Scientists using data from NASA's Cassini spacecraft have learned that distinctive, colorful bands and splotches embellish the surfaces of Saturn's inner, mid-size moons. The reddish and bluish hues on the icy surfaces of Mimas, Enceladus, Tethys, Dione and Rhea appear to be the aftermath of bombardments large and small.
A paper based on the findings was recently published online in the journal Icarus. In it, scientists describe prominent global patterns that trace the trade routes for material exchange between the moons themselves, an outer ring of Saturn known as the E ring and the planet's magnetic environment. The finding may explain the mysterious Pac-Man thermal pattern on Mimas, found earlier this year by Cassini scientists, said lead author Paul Schenk, who was funded by a Cassini data analysis program grant and is based at the Lunar and Planetary Institute in Houston.
"The beauty of it all is how the satellites behave as a family, recording similar processes and events on their surfaces, each in its own unique way," Schenk said. "I don't think anyone expected that electrons would leave such obvious fingerprints on planetary surfaces, but we see it on several moons, including Mimas, which was once thought to be rather bland."
Schenk and colleagues processed raw images obtained by Cassini's imaging cameras from 2004 to 2009 to produce new, high-resolution global color maps of these five moons. The new maps used camera frames shot through visible-light, ultraviolet and infrared filters which were processed to enhance our views of these moons beyond what could be seen by the human eye.
"The richness of the Cassini data set -- visible images, infrared images, ultraviolet images, measurements of the radiation belts -- is such that we can finally 'paint a picture' as to how the satellites themselves are 'painted,'" said William B. McKinnon, one of six co-authors on the paper. McKinnon is based at Washington University in St. Louis and was also funded by the Cassini data analysis program.
Icy material sprayed by Enceladus, which makes up the misty E ring, appears to leave a brighter, blue signature. The pattern of bluish material on Enceladus, for example, indicates that the moon is covered by the fallback of its own "breath."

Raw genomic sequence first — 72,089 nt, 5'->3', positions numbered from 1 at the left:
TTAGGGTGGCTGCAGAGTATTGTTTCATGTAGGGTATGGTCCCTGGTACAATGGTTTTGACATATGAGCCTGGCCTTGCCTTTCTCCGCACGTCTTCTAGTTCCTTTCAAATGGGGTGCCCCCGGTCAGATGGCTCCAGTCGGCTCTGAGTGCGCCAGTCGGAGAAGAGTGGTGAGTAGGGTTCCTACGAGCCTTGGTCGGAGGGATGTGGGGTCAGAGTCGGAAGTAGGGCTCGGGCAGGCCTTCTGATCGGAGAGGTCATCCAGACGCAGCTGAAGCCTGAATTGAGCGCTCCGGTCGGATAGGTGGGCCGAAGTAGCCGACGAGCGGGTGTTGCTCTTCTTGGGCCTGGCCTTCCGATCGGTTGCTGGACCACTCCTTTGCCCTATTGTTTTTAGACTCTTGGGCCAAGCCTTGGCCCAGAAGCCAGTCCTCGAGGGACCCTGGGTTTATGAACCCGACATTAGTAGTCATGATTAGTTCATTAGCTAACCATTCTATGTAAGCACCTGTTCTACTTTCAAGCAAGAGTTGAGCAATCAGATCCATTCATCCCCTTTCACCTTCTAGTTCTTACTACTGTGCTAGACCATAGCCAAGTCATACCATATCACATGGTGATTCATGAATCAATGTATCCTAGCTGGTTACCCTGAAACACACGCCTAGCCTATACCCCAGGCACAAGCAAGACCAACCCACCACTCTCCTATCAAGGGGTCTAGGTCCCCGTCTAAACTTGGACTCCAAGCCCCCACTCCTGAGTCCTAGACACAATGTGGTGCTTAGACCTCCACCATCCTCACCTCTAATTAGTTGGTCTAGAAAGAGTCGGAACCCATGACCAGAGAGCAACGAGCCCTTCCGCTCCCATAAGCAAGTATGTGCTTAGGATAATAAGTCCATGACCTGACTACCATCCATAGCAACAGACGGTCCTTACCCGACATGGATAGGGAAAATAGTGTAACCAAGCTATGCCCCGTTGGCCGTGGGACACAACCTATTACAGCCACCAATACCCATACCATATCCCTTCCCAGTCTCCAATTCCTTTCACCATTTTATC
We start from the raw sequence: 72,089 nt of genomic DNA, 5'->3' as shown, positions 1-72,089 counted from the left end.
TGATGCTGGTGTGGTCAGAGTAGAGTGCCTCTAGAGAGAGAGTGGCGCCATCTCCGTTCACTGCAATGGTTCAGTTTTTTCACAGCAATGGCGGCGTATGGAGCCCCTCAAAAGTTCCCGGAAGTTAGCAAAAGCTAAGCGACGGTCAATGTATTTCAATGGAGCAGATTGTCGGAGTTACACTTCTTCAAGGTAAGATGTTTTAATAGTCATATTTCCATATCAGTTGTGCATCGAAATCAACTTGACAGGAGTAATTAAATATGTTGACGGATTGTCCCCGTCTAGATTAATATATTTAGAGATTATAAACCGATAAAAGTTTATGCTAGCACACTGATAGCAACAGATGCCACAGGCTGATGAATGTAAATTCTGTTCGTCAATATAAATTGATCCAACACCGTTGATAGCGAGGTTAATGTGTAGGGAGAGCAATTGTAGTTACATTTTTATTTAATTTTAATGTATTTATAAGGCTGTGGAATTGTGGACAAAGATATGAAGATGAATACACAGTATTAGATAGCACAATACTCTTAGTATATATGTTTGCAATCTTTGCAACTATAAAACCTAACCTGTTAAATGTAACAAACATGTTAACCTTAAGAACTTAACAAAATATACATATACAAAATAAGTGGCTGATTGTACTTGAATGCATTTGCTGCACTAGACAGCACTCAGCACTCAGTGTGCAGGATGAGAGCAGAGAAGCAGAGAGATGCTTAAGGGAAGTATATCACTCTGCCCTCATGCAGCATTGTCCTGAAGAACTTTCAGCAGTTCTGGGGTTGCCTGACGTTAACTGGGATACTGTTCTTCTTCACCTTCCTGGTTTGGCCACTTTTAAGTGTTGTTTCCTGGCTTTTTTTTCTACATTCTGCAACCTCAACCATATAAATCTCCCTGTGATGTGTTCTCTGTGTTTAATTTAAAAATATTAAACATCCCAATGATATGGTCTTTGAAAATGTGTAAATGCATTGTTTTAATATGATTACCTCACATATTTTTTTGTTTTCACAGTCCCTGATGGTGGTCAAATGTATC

Enceladean spray also appears to splatter the parts of Tethys, Dione and Rhea that run into the spray head-on in their orbits around Saturn. But scientists are still puzzling over why the Enceladean frost on the leading hemisphere of these moons bears a coral-colored, rather than bluish, tint.
On Tethys, Dione and Rhea, darker, rust-colored, reddish hues paint the entire trailing hemisphere, or the side that faces backward in the orbit around Saturn. The reddish hues are thought to be caused by tiny particle strikes from circulating plasma, a gas-like state of matter so hot that atoms split into an ion and an electron, in Saturn's magnetic environment. Tiny, iron-rich "nanoparticles" may also be involved, based on earlier analyses by the Cassini visual and infrared mapping spectrometer team.
Mimas is also touched by the tint of Enceladean spray, but it appears on the trailing side of Mimas. This probably occurs because it orbits inside the path of Enceladus, or closer to Saturn, than Tethys, Dione and Rhea.
In addition, Mimas and Tethys sport a dark, bluish band. The bands match patterns one might expect if the surface were being irradiated by high-energy electrons that drift in a direction opposite to the flow of plasma in the magnetic bubble around Saturn. Scientists are still figuring out exactly what is happening, but the electrons appear to be zapping the Mimas surface in a way that matches the Pac-Man thermal pattern detected by Cassini's composite infrared spectrometer, Schenk said.
Schenk and colleagues also found a unique chain of bluish splotches along the equator of Rhea that re-open the question of whether Rhea ever had a ring around it. The splotches do not seem related to Enceladus, but rather appear where fresh, bluish ice has been exposed on older crater rims. Though Cassini imaging scientists recently reported that they did not see evidence in Cassini images of a ring around Rhea, the authors of this paper suggest the crash of orbiting material, perhaps a ring, to the surface of Rhea in the not-too-distant past could explain the bluish splotches.
"Analyzing the image color ratios is a great way to really enhance the otherwise subtle color variations and make apparent some of the processes at play in the Saturn system," said Amanda Hendrix, Cassini deputy project scientist at NASA's Jet Propulsion Laboratory, Pasadena, Calif. "The Cassini images highlight the importance and potential effects of so-called 'space weathering' that occurs throughout the solar system -- on any surface that isn't protected by a thick atmosphere or magnetic field."
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